Free market for the best students

A student protests in Trafalgar Square, London, calling for free education for all. (Leon Neal/AFP)

A student protests in Trafalgar Square, London, calling for free education for all. (Leon Neal/AFP)

Students entering Clearing, the last-minute summer scramble for university places in the United Kingdom, have for years expected to see only the more modern institutions opening their doors. But this August things may look very different. For the first time, applicants are likely to find elite, research-intensive universities touting for business alongside their newer counterparts.

This is the first cohort of undergraduates paying fees of up to £9 000 a year and uncertainty about how they will behave has been giving university heads some seriously sleepless nights.

Early data from Ucas, the central application service, released last month, confirmed that so far this year applications to British universities are down 7.7%, with three institutions suffering a fall of more than 20%.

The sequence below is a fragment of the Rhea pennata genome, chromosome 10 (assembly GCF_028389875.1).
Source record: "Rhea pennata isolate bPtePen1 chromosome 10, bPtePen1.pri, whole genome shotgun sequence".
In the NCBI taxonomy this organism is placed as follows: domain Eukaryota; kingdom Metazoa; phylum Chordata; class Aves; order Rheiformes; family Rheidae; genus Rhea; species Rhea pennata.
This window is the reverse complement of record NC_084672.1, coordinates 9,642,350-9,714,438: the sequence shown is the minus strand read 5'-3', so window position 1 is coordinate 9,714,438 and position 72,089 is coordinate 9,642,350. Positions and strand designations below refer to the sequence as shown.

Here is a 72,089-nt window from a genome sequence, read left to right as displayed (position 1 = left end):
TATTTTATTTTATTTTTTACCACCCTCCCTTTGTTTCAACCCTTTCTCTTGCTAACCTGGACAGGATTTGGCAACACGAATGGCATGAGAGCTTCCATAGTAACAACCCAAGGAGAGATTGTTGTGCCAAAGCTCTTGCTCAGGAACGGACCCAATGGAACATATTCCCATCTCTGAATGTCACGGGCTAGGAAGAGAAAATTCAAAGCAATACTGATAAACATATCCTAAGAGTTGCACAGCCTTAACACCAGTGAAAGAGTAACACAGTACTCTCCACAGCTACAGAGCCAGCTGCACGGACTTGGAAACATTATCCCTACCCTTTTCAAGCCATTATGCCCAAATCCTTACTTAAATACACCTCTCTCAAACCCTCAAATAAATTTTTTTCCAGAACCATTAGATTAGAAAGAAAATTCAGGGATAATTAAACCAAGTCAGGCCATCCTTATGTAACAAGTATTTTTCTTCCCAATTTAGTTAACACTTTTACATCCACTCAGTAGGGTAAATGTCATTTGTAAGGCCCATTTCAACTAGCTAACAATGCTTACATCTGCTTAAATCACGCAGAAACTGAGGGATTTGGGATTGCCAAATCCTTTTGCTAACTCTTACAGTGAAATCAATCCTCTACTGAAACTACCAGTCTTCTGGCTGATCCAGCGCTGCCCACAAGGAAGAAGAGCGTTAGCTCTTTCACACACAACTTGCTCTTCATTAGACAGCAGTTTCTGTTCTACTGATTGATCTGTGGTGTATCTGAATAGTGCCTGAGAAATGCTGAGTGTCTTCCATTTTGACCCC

This year, universities are experiencing their first taste of freedom on student numbers as well as price.
Whereas last year they each had a strict cap on how many students they could recruit, this year a free market is operating for the very best students, with institutions able to take as many of the roughly 85 000 students who secure grades of AAB and upwards in their A-levels as they can pull in.

Not surprisingly, universities smarting from government cuts to their numbers earlier this year are anxious to woo extra AAB students in order to make up their losses. Competition is fierce.

As one head of a research-intensive university explains: "The reason research universities will be in Clearing is that they don't know if they will get their AAB students and, even if they do attract them, they don't know if they will keep them."